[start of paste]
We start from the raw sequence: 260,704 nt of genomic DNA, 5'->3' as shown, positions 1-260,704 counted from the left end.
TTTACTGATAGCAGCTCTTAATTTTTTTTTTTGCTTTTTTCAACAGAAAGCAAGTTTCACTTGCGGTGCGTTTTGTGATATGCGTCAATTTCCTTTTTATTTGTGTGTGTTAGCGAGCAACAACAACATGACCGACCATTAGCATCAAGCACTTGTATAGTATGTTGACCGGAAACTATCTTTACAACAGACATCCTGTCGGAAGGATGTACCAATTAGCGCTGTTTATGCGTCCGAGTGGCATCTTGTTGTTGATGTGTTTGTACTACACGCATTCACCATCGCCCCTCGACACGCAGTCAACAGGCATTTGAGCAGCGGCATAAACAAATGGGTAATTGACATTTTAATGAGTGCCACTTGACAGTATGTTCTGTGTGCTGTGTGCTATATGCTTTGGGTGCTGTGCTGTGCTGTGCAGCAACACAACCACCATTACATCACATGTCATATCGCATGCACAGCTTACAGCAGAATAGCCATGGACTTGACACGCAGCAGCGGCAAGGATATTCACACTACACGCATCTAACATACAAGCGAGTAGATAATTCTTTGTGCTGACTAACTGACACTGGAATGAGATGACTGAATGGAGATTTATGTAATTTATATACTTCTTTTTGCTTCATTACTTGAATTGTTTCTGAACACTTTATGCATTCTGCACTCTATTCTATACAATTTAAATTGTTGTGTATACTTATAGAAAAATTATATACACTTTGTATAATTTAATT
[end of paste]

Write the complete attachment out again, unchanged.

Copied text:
We start from the raw sequence: 260,704 nt of genomic DNA, 5'->3' as shown, positions 1-260,704 counted from the left end.
TTTACTGATAGCAGCTCTTAATTTTTTTTTTTGCTTTTTTCAACAGAAAGCAAGTTTCACTTGCGGTGCGTTTTGTGATATGCGTCAATTTCCTTTTTATTTGTGTGTGTTAGCGAGCAACAACAACATGACCGACCATTAGCATCAAGCACTTGTATAGTATGTTGACCGGAAACTATCTTTACAACAGACATCCTGTCGGAAGGATGTACCAATTAGCGCTGTTTATGCGTCCGAGTGGCATCTTGTTGTTGATGTGTTTGTACTACACGCATTCACCATCGCCCCTCGACACGCAGTCAACAGGCATTTGAGCAGCGGCATAAACAAATGGGTAATTGACATTTTAATGAGTGCCACTTGACAGTATGTTCTGTGTGCTGTGTGCTATATGCTTTGGGTGCTGTGCTGTGCTGTGCAGCAACACAACCACCATTACATCACATGTCATATCGCATGCACAGCTTACAGCAGAATAGCCATGGACTTGACACGCAGCAGCGGCAAGGATATTCACACTACACGCATCTAACATACAAGCGAGTAGATAATTCTTTGTGCTGACTAACTGACACTGGAATGAGATGACTGAATGGAGATTTATGTAATTTATATACTTCTTTTTGCTTCATTACTTGAATTGTTTCTGAACACTTTATGCATTCTGCACTCTATTCTATACAATTTAAATTGTTGTGTATACTTATAGAAAAATTATATACACTTTGTATAATTTAATT